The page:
Covid: ‘Three times’ more deaths than flu and pneumonia
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Pneumonia is an infection where the tiny air sacs in your lungs (alveoli) become inflamed. This can lead to symptoms such as cough and shortness of breath. Pneumonia can be serious for some groups, one of which is older adults.
In a study published in BMC, gastrointestinal complications and possible early symptoms was further analysed.
The study noted: “Development of gastrointestinal (GI) complications is adversely associated with prognosis in the critically ill.
“However, little is known about their impact on the outcome of non-critically ill patients.
In this study, we aimed to investigate the incidence of GI complications and their influence on prognosis of hospitalised pneumonia patients.”
The study looked at adult patients with a diagnosis of pneumonia from 2012 to 2014.
Medical records were reviewed to obtain patients’ demographics, physical signs, comorbidities, laboratory results, and clinical events.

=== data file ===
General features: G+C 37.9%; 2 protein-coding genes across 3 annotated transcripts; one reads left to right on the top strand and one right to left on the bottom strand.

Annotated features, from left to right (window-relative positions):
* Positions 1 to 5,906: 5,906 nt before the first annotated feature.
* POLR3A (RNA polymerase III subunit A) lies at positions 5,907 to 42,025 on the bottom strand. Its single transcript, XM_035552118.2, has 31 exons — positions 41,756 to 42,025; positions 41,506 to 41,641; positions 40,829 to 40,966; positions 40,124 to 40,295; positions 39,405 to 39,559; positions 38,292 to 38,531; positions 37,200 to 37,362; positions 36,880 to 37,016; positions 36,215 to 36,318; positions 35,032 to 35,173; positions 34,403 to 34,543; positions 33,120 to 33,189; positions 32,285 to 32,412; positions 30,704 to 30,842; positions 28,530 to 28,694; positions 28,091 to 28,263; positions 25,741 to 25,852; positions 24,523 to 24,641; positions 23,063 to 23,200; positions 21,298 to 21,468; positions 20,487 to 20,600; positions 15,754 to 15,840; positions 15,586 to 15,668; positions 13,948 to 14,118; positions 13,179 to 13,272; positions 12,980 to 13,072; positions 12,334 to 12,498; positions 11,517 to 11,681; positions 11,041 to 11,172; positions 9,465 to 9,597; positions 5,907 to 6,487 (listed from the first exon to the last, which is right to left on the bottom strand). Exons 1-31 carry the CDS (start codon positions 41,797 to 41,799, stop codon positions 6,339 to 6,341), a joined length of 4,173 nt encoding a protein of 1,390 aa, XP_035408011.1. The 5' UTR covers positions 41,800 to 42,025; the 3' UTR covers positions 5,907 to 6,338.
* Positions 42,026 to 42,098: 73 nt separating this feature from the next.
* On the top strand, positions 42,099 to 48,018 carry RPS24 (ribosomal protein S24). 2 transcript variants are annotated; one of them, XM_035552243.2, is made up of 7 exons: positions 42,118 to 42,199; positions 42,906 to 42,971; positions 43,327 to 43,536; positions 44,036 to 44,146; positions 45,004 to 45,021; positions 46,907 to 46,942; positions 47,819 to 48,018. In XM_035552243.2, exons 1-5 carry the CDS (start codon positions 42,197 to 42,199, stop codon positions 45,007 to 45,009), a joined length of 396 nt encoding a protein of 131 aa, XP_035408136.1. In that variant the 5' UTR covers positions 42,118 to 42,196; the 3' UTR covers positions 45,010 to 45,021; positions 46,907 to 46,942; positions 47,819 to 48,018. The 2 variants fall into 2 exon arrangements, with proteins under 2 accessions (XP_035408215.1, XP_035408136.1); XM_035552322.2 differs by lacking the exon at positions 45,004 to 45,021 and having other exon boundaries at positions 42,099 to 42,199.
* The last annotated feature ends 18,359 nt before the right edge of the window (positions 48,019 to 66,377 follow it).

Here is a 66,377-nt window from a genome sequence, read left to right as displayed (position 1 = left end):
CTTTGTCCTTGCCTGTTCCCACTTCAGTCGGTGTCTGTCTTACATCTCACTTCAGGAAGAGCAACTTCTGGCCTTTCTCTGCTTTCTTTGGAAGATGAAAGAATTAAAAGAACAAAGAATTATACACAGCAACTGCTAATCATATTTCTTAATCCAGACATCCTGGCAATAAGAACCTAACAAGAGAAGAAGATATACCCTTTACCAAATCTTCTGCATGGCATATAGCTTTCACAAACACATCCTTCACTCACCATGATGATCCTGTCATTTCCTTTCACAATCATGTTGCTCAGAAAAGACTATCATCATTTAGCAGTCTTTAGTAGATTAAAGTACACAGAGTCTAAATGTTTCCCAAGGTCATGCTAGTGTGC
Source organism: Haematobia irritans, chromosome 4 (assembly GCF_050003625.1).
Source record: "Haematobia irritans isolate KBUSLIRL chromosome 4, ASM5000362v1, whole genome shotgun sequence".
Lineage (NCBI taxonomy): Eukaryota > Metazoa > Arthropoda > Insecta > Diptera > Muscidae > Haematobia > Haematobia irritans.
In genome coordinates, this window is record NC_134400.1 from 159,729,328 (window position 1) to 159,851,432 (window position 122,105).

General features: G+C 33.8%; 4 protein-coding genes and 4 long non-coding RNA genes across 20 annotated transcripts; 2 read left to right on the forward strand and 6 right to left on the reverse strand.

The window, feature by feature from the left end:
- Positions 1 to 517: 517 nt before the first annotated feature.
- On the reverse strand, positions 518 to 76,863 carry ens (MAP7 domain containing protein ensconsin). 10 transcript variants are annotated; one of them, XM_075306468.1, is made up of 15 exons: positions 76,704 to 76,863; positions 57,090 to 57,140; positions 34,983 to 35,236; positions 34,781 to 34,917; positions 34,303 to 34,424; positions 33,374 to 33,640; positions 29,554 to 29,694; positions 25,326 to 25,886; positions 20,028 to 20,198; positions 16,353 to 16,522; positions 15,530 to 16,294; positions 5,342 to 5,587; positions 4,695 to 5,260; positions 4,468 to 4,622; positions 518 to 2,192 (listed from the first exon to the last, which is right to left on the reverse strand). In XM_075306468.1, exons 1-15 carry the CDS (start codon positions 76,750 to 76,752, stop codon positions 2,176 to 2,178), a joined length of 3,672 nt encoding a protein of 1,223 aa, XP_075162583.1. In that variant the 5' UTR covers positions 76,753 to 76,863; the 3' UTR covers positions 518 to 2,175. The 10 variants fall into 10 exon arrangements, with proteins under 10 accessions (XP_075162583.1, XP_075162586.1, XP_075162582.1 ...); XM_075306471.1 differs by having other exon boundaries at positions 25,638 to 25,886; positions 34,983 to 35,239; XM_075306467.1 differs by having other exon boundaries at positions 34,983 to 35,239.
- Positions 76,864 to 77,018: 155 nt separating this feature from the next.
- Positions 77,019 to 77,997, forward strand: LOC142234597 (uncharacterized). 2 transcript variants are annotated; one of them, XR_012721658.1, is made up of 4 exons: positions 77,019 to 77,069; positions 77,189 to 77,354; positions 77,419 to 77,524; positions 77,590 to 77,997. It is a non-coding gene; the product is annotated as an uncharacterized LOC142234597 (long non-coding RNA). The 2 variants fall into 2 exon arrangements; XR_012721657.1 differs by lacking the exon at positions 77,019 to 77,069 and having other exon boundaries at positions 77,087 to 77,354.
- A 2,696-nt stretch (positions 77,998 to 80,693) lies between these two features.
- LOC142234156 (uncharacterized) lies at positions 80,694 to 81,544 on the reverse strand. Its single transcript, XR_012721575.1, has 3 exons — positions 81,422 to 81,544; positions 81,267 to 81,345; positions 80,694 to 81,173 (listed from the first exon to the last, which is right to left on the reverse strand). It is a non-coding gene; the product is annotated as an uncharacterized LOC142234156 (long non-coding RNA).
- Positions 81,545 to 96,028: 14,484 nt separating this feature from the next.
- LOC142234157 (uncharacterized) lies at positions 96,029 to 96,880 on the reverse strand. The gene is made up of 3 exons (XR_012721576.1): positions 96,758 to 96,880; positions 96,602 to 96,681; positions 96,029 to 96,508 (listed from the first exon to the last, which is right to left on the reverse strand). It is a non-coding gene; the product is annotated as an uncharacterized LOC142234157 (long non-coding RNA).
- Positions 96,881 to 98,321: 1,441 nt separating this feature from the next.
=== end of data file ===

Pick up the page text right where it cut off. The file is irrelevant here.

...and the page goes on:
The study found GI complications in the patients which included bowel distension, diarrhoea, GI bleeding and ileus.
The study concluded that GI complications are not commonly observed in a non-critical care setting; however, they still have a negative impact on prognosis of pneumonia patients, including higher mortality and prolonged length of hospital stay.
Typical symptoms of pneumonia in older individuals can differ from those in other age groups.
According to the NHS, it is of vital importance to be aware of the symptoms in order to treat the condition before severe illness.
As symptoms in older adults are often more subtle and can differ from normal pneumonia symptoms, the illness can be harder to recognise in this population.
Other symptoms of pneumonia include:
- Chest pain when you breathe or cough
- Confusion or changes in mental awareness
- Cough, which may produce phlegm
- Fever, sweating and shaking chills
- Lower than normal body temperature (in adults older than age 65 and people with weak immune systems)
- Shortness of breath.
Pneumonia can be difficult to diagnose because it shares many symptoms with other conditions, such as asthma.
Complications from pneumonia include respiratory failure, sepsis and lung abscess.
“If you have a long-term lung condition, or care for someone who does, it’s a good idea to have a flu jab every year. Flu can be very serious, and cause complications such as pneumonia,” advises the British Lung Foundation.
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